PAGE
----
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14 results for Laurel of Asheville Vol. 15 Issue 4, April 2018
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Record #:
41262
Author(s):
Abstract:
Steve O’Neil always loved wildlife and being outside and made a living out of helping out wildlife and teaching others to do the same.
Source:
Laurel of Asheville (NoCar F 264 A8 L28), Vol. 15 Issue 4, April 2018, p44-45
Record #:
41258
Author(s):
Abstract:
For the third year in a row, Asheville was the home of a weeklong celebration of cocktails. Included during the week were cocktail competitions, workshops for mixologists, and tasting from local bars, restaurants, and distilleries.
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Record #:
41264
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Over the course of several decades and multiple essays, author Wendell Berry has outlined environmental plans for switching from industrialized agriculture to independent and local farmers and manufacturers.
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Record #:
41260
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Holland Van Gores started working with wood as a teenager in shop classes, and continued working with his hands doing construction. Eventually he found an interest in working with native tropical woods and began making art pieces out of fallen logs.
Source:
Laurel of Asheville (NoCar F 264 A8 L28), Vol. 15 Issue 4, April 2018, p34-35
Record #:
41263
Author(s):
Abstract:
As a way to better express herself, Elizabeth Meade started writing poetry when she was 13 and has continued to do so throughout her life, often writing about the beauty of life.
Source:
Laurel of Asheville (NoCar F 264 A8 L28), Vol. 15 Issue 4, April 2018, p52-53, por
Record #:
41261
Author(s):
Abstract:
Spring comes early in the mountains; along with showers, April brings the first of the wildflowers and new saplings.
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Record #:
41257
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Abstract:
As the cover artist for the April 2018 Laurel of Asheville, artist Jacqui Fehl describes her works and how she came to be the artist she is today.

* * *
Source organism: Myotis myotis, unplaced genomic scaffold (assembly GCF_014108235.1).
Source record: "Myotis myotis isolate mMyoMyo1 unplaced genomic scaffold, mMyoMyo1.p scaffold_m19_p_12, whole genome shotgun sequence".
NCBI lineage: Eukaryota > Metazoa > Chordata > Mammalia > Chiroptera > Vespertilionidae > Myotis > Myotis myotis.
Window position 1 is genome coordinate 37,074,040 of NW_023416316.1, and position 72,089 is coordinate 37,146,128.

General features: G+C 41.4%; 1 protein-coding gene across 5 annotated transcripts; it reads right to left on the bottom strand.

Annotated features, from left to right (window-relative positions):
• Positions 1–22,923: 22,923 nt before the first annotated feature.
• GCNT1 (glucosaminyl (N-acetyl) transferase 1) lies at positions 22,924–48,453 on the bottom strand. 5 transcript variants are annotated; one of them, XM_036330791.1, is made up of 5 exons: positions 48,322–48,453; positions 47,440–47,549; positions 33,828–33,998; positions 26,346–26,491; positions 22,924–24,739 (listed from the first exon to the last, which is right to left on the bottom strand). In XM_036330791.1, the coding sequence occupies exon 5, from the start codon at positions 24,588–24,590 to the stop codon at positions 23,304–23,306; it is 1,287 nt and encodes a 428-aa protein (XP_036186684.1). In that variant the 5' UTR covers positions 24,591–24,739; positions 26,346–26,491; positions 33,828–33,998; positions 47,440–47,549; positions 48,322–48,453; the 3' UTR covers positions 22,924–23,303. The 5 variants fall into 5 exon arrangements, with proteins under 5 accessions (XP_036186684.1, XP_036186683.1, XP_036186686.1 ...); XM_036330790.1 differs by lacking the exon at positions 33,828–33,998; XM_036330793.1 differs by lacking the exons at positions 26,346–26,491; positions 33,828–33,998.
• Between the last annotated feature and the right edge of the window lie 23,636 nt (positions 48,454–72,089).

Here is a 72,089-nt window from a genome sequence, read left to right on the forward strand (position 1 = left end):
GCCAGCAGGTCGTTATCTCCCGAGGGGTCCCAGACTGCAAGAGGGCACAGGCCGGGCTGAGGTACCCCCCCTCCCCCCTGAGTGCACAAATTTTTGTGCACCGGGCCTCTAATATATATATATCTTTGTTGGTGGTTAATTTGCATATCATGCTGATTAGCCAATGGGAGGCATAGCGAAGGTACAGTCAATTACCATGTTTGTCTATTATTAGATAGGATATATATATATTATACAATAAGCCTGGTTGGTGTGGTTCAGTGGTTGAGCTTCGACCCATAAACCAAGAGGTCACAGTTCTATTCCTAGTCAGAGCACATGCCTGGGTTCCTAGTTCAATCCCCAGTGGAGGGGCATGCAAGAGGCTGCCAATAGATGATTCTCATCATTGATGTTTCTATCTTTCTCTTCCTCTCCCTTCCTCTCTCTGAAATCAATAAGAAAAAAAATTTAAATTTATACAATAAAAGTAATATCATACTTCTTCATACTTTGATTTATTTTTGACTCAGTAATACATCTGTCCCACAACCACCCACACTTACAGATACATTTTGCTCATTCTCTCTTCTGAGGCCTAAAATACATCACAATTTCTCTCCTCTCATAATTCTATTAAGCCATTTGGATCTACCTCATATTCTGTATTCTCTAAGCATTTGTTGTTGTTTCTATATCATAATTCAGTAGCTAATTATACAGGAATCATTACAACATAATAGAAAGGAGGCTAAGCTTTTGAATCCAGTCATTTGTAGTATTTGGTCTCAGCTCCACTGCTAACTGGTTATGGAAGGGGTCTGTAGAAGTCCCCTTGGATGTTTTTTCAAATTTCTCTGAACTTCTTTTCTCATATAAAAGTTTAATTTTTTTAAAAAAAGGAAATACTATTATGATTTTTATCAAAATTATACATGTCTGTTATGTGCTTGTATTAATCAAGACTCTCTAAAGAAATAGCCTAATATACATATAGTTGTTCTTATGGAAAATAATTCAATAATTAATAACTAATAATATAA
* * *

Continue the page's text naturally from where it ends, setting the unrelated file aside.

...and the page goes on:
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Laurel of Asheville (NoCar F 264 A8 L28), Vol. 15 Issue 4, April 2018, p10-12
Subject(s):
Record #:
41259
Author(s):
Abstract:
The Carolina Pink, or /Silene caroliniana/, is a North Carolina native wildflower that thrives as ground cover in most settings.
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Record #:
41267
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During the Great Depression, President Roosevelt introduced the Works Progress Administration. This brought about jobs for artists, specifically the commission of several thousand murals that depicted everyday life.
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Record #:
41270
Author(s):
Abstract:
First Step Farm is a community of substance dependent adults; the inhabitants, who are divided by gender, work together to grow annual and perennial flowers. In addition to work in the greenhouses, the residents attend therapy sessions and treatments.
Source:
Laurel of Asheville (NoCar F 264 A8 L28), Vol. 15 Issue 4, April 2018, p86-87
Record #:
41265
Author(s):
Abstract:
The flavors of wine greatly depends on the weather; too much rain will dilute the flavors while a drought can create an unbalanced flavor. However, a mild drought can produce intensely flavorful and rich wines; no two vintages will be the same, as no two summers are the same.
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Record #:
41268
Author(s):
Abstract:
The Energy Savers Network is a new organization that helps reduce carbon footprints by building energy efficient homes.
Source:
Laurel of Asheville (NoCar F 264 A8 L28), Vol. 15 Issue 4, April 2018, p78-79
Record #:
41266
Author(s):
Abstract:
Over the past several decades, RiverLink has been an organization dedicated to cleaning up the banks of the French Broad River, and has since created two new parks with the help of numerous volunteers.
Source:
Laurel of Asheville (NoCar F 264 A8 L28), Vol. 15 Issue 4, April 2018, p68-69
Record #:
41269
Author(s):
Abstract:
Community gardens are built in areas and largely maintained by volunteers. Members from different regional gardens meet seasonally to share seeds, tools, and resources.
Source:
Laurel of Asheville (NoCar F 264 A8 L28), Vol. 15 Issue 4, April 2018, p82-84